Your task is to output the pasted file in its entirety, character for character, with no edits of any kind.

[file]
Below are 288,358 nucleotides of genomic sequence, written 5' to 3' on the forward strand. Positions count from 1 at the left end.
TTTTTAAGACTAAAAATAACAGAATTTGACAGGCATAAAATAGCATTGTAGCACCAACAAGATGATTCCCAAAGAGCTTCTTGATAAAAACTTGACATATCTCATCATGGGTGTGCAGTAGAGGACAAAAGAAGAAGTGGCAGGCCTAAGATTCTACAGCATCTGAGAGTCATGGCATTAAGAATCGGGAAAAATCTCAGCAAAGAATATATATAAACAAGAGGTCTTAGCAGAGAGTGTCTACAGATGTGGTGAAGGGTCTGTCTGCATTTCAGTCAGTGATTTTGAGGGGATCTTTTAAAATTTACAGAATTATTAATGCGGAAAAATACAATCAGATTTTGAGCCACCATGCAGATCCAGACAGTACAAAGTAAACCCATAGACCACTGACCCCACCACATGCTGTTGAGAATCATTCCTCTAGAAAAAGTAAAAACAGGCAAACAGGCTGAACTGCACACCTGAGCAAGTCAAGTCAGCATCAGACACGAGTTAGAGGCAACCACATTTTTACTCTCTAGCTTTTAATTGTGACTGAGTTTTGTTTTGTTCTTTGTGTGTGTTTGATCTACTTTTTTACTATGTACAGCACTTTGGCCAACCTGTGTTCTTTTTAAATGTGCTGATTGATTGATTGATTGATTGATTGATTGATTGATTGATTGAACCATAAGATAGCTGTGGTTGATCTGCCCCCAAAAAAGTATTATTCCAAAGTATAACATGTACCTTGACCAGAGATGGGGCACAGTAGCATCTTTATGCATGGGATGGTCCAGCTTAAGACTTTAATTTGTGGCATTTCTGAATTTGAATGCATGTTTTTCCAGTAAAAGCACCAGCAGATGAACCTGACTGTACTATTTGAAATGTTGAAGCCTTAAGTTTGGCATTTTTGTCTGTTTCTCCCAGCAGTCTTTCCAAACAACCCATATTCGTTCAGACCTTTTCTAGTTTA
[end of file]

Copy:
Below are 288,358 nucleotides of genomic sequence, written 5' to 3' on the forward strand. Positions count from 1 at the left end.
TTTTTAAGACTAAAAATAACAGAATTTGACAGGCATAAAATAGCATTGTAGCACCAACAAGATGATTCCCAAAGAGCTTCTTGATAAAAACTTGACATATCTCATCATGGGTGTGCAGTAGAGGACAAAAGAAGAAGTGGCAGGCCTAAGATTCTACAGCATCTGAGAGTCATGGCATTAAGAATCGGGAAAAATCTCAGCAAAGAATATATATAAACAAGAGGTCTTAGCAGAGAGTGTCTACAGATGTGGTGAAGGGTCTGTCTGCATTTCAGTCAGTGATTTTGAGGGGATCTTTTAAAATTTACAGAATTATTAATGCGGAAAAATACAATCAGATTTTGAGCCACCATGCAGATCCAGACAGTACAAAGTAAACCCATAGACCACTGACCCCACCACATGCTGTTGAGAATCATTCCTCTAGAAAAAGTAAAAACAGGCAAACAGGCTGAACTGCACACCTGAGCAAGTCAAGTCAGCATCAGACACGAGTTAGAGGCAACCACATTTTTACTCTCTAGCTTTTAATTGTGACTGAGTTTTGTTTTGTTCTTTGTGTGTGTTTGATCTACTTTTTTACTATGTACAGCACTTTGGCCAACCTGTGTTCTTTTTAAATGTGCTGATTGATTGATTGATTGATTGATTGATTGATTGATTGATTGAACCATAAGATAGCTGTGGTTGATCTGCCCCCAAAAAAGTATTATTCCAAAGTATAACATGTACCTTGACCAGAGATGGGGCACAGTAGCATCTTTATGCATGGGATGGTCCAGCTTAAGACTTTAATTTGTGGCATTTCTGAATTTGAATGCATGTTTTTCCAGTAAAAGCACCAGCAGATGAACCTGACTGTACTATTTGAAATGTTGAAGCCTTAAGTTTGGCATTTTTGTCTGTTTCTCCCAGCAGTCTTTCCAAACAACCCATATTCGTTCAGACCTTTTCTAGTTTA